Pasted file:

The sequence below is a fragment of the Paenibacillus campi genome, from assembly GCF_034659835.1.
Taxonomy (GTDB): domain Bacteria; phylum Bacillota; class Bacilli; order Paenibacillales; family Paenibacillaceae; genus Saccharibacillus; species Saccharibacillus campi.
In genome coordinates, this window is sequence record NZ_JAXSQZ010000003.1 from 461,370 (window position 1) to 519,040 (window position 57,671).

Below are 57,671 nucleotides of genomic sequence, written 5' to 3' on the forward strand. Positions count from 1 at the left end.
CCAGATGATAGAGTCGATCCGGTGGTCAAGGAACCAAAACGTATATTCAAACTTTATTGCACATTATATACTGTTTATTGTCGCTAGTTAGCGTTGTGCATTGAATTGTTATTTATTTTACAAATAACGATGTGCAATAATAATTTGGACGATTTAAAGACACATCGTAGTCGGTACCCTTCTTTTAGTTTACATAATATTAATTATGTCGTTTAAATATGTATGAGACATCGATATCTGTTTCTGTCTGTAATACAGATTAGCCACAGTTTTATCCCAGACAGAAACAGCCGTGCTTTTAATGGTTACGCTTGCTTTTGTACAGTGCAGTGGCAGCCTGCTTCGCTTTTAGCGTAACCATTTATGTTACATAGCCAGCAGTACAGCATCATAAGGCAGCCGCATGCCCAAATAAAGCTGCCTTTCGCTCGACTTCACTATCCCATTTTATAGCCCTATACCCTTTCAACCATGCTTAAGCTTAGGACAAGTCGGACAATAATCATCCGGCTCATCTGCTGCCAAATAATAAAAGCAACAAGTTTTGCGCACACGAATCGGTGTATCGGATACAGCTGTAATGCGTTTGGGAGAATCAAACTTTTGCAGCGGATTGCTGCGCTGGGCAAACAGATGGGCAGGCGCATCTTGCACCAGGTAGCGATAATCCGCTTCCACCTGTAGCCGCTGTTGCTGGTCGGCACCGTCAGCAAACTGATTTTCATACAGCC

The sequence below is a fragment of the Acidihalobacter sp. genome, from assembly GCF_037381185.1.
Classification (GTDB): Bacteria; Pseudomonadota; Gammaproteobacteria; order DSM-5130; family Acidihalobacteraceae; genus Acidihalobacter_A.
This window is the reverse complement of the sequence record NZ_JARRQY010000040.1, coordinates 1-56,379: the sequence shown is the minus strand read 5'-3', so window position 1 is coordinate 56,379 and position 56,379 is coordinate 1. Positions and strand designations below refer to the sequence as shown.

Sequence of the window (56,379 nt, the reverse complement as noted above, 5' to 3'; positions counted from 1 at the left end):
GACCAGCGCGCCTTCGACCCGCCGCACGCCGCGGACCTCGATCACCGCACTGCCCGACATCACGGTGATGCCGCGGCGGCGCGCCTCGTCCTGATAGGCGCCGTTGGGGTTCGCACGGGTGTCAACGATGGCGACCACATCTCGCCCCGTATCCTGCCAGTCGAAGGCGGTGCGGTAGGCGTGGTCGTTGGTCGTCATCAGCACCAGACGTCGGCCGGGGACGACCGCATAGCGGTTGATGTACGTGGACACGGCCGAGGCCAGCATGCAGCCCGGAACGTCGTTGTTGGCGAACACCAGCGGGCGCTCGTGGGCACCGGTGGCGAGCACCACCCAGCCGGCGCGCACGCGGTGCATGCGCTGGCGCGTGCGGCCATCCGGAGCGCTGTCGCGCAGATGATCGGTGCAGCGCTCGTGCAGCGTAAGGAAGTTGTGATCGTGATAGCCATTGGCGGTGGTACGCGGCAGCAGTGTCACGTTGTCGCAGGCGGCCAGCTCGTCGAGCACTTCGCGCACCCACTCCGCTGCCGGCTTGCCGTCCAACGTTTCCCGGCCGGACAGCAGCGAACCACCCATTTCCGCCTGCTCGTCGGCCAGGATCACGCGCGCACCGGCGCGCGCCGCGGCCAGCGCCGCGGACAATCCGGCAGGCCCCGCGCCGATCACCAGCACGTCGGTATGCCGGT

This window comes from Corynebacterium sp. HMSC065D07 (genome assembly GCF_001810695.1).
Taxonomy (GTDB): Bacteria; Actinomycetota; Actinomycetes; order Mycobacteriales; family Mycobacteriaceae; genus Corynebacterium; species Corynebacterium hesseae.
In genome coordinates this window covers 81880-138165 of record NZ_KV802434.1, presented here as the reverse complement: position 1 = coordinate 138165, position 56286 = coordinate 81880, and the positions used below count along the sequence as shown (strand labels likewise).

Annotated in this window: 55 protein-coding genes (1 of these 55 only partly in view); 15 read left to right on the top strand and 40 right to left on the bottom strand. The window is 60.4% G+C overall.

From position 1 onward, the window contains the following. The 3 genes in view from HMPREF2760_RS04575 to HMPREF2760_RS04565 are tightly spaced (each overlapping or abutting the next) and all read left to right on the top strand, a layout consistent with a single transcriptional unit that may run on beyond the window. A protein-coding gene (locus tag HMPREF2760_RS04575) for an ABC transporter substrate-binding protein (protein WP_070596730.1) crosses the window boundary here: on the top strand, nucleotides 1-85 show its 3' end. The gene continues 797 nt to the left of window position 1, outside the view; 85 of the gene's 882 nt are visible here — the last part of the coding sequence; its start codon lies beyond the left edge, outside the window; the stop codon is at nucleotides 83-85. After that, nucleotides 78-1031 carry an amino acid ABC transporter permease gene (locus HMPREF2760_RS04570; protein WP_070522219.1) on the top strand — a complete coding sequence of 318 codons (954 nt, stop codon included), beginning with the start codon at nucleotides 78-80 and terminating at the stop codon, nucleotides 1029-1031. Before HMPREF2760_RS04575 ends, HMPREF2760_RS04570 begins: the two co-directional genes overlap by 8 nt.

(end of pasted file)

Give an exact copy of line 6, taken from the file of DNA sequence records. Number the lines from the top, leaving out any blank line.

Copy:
The sequence below is a fragment of the Acidihalobacter sp. genome, from assembly GCF_037381185.1.